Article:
John Oliver (pictured left) with his frequent collaborator Andy Zaltzman (right) for their still running podcast, The Bugle

John Oliver Is Given His Own Spin-Off

While many are eager to lump The Daily Show and The Colbert Report into one news parody category, Stewart’s show is a carefully crafted critique of the news networks, while Colbert’s is a character piece, skewing political culture a little more than the media itself. This difference, however slight it may seem, allows the shows to function side-by-side without forcing viewers to watch the same program twice in a row.

What seems the most likely of our proposed outcomes is that John Oliver ends up with his own show. But what kind of show could that be? It’s doubtful he’ll get stuck hosting a stand-up-themed show like John Oliver’s New York Stand-Up Show for the long term, Comedy Central tends to cycle through upcoming comedians to MC their stand-up themed shows. And with Stewart already leading the parody of a classic anchor-driven news show, and Colbert occupying the role of the opinionated pundit utilizing cable news as a soap box, how does Oliver find a way to both stand out and fit in?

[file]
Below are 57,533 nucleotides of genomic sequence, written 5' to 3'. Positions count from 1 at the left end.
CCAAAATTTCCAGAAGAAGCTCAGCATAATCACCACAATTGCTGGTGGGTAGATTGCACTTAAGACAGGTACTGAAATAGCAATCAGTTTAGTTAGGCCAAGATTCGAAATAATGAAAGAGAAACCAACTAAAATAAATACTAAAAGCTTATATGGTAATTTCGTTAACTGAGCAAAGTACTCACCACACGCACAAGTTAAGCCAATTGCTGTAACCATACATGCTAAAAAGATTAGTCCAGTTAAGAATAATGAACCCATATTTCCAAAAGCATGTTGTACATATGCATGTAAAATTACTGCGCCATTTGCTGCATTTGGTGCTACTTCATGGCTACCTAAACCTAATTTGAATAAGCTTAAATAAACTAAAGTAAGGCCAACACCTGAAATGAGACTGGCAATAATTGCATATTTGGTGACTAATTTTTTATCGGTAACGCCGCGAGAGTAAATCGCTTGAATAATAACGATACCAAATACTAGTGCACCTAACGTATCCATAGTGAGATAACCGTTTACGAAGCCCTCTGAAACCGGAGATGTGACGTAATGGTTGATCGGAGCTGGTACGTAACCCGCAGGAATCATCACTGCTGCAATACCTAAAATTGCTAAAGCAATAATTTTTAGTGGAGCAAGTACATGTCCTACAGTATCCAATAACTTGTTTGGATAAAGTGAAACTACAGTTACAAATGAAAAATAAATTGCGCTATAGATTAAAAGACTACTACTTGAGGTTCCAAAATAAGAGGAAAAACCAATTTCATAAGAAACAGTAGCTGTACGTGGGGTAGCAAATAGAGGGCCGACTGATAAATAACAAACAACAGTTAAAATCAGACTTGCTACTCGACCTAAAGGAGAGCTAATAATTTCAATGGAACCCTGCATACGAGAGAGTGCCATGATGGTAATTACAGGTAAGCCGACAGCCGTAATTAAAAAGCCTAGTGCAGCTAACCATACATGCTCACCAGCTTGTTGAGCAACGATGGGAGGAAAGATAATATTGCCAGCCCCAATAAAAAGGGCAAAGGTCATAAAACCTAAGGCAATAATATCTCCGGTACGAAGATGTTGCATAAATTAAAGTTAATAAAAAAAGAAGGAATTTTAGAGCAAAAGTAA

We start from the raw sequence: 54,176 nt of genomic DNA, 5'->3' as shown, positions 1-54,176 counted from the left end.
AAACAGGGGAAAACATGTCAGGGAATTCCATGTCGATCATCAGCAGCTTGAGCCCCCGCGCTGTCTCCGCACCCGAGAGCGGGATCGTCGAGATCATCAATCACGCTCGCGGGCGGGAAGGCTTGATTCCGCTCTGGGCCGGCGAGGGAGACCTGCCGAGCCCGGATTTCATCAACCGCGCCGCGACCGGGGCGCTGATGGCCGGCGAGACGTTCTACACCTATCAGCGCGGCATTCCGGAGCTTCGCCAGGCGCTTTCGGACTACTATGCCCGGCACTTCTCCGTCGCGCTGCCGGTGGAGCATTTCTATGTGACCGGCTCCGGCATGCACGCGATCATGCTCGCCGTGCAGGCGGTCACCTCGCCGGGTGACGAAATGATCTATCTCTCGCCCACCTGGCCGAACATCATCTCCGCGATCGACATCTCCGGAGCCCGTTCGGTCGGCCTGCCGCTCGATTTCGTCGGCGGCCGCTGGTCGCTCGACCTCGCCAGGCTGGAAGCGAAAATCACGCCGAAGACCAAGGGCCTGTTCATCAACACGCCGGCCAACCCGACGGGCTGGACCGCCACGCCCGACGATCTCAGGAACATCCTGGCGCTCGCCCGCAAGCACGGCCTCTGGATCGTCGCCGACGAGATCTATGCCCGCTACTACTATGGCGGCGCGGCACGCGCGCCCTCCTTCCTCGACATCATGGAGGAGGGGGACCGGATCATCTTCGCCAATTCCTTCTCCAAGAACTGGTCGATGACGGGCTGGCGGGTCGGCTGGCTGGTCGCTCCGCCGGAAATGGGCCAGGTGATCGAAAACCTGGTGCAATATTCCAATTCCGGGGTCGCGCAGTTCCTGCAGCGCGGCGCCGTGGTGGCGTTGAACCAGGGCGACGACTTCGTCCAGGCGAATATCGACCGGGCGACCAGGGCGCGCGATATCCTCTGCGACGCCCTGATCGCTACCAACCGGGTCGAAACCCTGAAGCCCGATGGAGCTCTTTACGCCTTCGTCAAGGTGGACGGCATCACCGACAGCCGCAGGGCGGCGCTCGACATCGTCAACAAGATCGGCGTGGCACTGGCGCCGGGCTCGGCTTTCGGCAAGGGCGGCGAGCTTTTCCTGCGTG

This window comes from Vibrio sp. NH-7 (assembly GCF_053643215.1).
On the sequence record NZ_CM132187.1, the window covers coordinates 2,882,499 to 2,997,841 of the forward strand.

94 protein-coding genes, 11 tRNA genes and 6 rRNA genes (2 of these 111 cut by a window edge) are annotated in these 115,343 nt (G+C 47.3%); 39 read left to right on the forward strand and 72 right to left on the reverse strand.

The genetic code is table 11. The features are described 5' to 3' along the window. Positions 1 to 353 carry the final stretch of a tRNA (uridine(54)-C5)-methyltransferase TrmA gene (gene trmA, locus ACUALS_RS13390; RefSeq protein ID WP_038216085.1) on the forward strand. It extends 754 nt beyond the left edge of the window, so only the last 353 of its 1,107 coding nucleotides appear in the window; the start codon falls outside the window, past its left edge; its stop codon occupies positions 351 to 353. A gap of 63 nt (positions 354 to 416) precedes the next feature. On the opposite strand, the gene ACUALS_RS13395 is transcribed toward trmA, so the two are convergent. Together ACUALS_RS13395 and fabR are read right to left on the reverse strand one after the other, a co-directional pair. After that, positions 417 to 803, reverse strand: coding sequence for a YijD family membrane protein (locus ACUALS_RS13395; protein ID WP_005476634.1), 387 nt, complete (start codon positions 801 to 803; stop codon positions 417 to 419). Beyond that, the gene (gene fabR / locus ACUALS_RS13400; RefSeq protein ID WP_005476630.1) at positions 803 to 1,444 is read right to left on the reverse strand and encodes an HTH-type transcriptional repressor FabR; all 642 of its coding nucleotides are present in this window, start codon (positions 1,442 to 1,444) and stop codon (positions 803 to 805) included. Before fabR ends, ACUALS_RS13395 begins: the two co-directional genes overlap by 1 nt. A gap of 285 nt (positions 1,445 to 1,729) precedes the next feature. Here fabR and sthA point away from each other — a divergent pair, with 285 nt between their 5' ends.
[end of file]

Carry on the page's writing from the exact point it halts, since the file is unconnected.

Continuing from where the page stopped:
One seeming possibility would be to give Oliver the midnight slot to host a parody of a panel news show like NBC’s Meet the Press. Oliver’s proven quick wit could allow him to play moderator on a show with multiple guests. Also, given John Oliver’s immigrant status, Oliver could take more of a global news focus like CNN’s GPS with Fareed Zakaria, one that wouldn’t step on the toes of the shows that air before him.

He could even potentially bring along frequent collaborator Andy Zaltzman as a sidekick.

John Oliver Stays Put

Who says John Oliver should be in a rush to leave The Daily Show? As it currently stands, he’s only the third-longest tenured correspondent still actively reporting (Samantha Bee joined the show in 2003, while her husband Jason Jones became a full time correspondent in 2005). Should Bee and/or Jones leave The Daily Show (the husband and wife team are developing a sitcom), it would only cement The Daily Show’s need for an engaging, veteran correspondent like John Oliver. Perhaps that need manifests itself into the type of deal Oliver wouldn’t be able to refuse? Or perhaps, as he alludes to in the clip below, John Oliver is just happy to be at The Daily Show, his “favorite show.”

John Oliver Parts Ways With Comedy Central

Should John Oliver decide his ambitions are greater than what Comedy Central can provide, he wouldn’t be the first Daily Show correspondent to depart as a rising talent. Steve Carell moved from The Daily Show to NBC’s The Office, and then onto hit films. Ed Helms followed the same path, with an almost eerie similarity. Rob Corddry found success with Children’s Hospital, as the show’s creator/star, while appearing in some notable comedies like Hot Tub Time Machine. Even Rob Riggle has appeared in comedy blockbusters like The Hangover and 21 Jump Street.

Oliver hosting his New York Stand-Up Show